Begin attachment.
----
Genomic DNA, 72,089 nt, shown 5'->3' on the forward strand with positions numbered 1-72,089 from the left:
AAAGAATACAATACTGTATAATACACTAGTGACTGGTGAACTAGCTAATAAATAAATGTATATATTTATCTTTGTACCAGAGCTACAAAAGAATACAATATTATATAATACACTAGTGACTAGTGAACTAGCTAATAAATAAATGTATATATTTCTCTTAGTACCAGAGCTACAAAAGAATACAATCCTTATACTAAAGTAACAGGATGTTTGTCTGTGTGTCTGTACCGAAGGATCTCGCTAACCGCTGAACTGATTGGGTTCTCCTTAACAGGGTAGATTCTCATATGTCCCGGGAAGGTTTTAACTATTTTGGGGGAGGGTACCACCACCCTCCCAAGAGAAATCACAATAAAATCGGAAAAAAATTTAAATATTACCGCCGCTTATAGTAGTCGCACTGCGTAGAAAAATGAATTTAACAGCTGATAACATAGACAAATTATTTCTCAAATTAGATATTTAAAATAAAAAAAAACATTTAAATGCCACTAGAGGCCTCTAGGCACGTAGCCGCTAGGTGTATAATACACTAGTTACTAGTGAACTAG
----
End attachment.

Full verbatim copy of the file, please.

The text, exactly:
Genomic DNA, 72,089 nt, shown 5'->3' on the forward strand with positions numbered 1-72,089 from the left:
AAAGAATACAATACTGTATAATACACTAGTGACTGGTGAACTAGCTAATAAATAAATGTATATATTTATCTTTGTACCAGAGCTACAAAAGAATACAATATTATATAATACACTAGTGACTAGTGAACTAGCTAATAAATAAATGTATATATTTCTCTTAGTACCAGAGCTACAAAAGAATACAATCCTTATACTAAAGTAACAGGATGTTTGTCTGTGTGTCTGTACCGAAGGATCTCGCTAACCGCTGAACTGATTGGGTTCTCCTTAACAGGGTAGATTCTCATATGTCCCGGGAAGGTTTTAACTATTTTGGGGGAGGGTACCACCACCCTCCCAAGAGAAATCACAATAAAATCGGAAAAAAATTTAAATATTACCGCCGCTTATAGTAGTCGCACTGCGTAGAAAAATGAATTTAACAGCTGATAACATAGACAAATTATTTCTCAAATTAGATATTTAAAATAAAAAAAAACATTTAAATGCCACTAGAGGCCTCTAGGCACGTAGCCGCTAGGTGTATAATACACTAGTTACTAGTGAACTAG